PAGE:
I already responded directly to Frank, but then thought of some things 
I'd like to add, and figured others might have some discussion points. 
Particularly I'm interested in thoughts about protecting emails, etc 
from crawlers. I will say that I didn't do anything to protect 
instructor emails on CE's course listings until today, primarily because 
the information is publicly available in the first place. Instructor 
emails also available in the course catalogue, and the websites of 
several colleges. However, that doesn't mean there's nothing I can do to 
prevent crawlers from grabbing contact information.

What I did was output the base64 of the mailto url instead of the mailto 
url itself into a link's href attribute. Additionally, I used CSS to 
hide email address container span. It then gets decoded and unhidden 
using javascript clientside. If you don't have javascript enabled, then 
you don't see an email address.

Another alternative would be using something like person (at) example 
(dot) com, but if I were to design a crawler with the intent of making 
it grab email addresses, I'd have already started looking for that.

What about instructors phone and fax numbers, as well as office 
addresses? These are also listed on many pages throughout different 
parts of UVM's website. What should my concerns be?

On 08/18/2011 03:09 PM, Francis Swasey wrote:
> On 8/18/11 10:42 AM, Jacob Beauregard wrote:
>> * The labels aren't always intuitive. E.g. EduCause Affiliations, 
>> what is EduCause?
> ... "EduCause is a nonprofit association whose 
> mission is to advance
> higher education by promoting the intelligent use of information 
> technology."  As a group, they
> define a list of Affiliations with defined meanings that we use to 
> enable our Federated Logins
> to provide services to broad classes of affiliates.  If you want a 
> much finer grained list of
> UVM specific affiliations, check out the uvmEduAffiliation attribute.
This is interesting to know. I wasn't really asking what EduCause is, 
but using it as an example of something someone wouldn't be able to 
intuit. I'm not particularly well-versed in LDAP schemas, and 
particularly the process of registering them. I remember when I was 
first reading up on LDAP, I hit a wall when it came to how oids get 
> The original (and I believe still stated) purpose of the UVM Directory 
> was to be an online
> white pages.  It has replaced the UVM paper phone book that was 
> published every year.  It also
> replaced the older CSO and ph commands (well, actually, we implemented 
> a ph command replacement
> on the systems that performs its searches against 
>  If you don't know
> what CSO and ph are, check out .
It serves its purpose in that sense. It would be convenient if it could 
be linked to for general contact information; more like a simple profile 
page than a phone book. It would also better centralize efforts of 
addressing security concerns like the ones you mention below.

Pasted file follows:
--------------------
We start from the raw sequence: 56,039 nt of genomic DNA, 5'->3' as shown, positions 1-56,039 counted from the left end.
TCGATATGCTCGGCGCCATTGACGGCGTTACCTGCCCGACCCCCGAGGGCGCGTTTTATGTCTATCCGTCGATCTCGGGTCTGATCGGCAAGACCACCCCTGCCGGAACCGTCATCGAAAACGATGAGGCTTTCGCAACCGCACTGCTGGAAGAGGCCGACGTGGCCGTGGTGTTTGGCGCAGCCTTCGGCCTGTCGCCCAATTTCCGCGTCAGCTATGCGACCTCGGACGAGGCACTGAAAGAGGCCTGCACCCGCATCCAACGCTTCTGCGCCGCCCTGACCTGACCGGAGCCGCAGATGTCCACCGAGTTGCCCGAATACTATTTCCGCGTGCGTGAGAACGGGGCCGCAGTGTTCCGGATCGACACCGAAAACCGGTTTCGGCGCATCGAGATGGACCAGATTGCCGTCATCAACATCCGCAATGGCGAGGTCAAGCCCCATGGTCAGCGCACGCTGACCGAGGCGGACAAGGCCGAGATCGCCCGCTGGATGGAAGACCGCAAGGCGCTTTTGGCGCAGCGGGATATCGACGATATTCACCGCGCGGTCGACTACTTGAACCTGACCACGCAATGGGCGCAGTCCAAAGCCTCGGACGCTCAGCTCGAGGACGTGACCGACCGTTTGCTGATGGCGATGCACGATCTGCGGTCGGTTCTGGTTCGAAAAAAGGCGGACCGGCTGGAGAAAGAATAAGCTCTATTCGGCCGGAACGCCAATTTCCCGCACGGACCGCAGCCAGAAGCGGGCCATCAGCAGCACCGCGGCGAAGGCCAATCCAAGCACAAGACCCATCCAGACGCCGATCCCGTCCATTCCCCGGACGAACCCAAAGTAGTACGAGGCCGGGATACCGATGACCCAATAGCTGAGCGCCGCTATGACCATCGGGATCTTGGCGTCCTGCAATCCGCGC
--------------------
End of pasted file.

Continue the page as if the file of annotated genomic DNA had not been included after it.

>>  From this reasoning, I've decided I should probably query data from 
>> LDAP and present it on my
>> own. However, I'm wondering what the preferred way to go about that 
>> is. Since I can't pull
>> everyone at once, I'm pretty much limited to pulling by netid. If 
>> multiple query overhead is
>> a concern, I could probably combine multiple netids into a single query.
> Doing your own LDAP searches is probably best if you have a specific 
> format you want to display
> things in.  I do hope you are thinking about things like the security 
> necessary to not put
> people's names, addresses (physical and email), and phone numbers 
> within easy reach of spiders
> crawling the web so that they become spammer fodder.
Speaking of keeping data away from crawlers, what approach do you think 
would work best? I would think to encode the data in some way during 
output, and using javascript to decode it when the page loads.
>> Personally, I'm leaning toward option 3, but wouldn't mind 
>> input/feedback on my thought
>> process (hence my posting to the it-discuss list).
> Whether you cache locally or go against each time you 
> need to is going to boil
> down to a performance measurement.  Which is faster - asking 
> or looking in your
> cache?   How you structure the LDAP search filter (you could find an 
> attribute that is not
> indexed) will affect how fast will respond to your search.
Aside from performance, there's the value of immediately reflecting 
new/updated data.
> The servers that make up each process between 2 and 3 
> million operations per day,
> and we know they are capable of at least double that load without 
> falling over.
I was just thinking, hey, so it must take between 2 and 3 MIPS CPUs to 
keep it running! I also just got to imagine a sentient server rack 
knocking itself over. Thanks for the imagery! I think if I can hammer it 
with a hundred or so queries in a batch without it raising any problems, 
I might as well.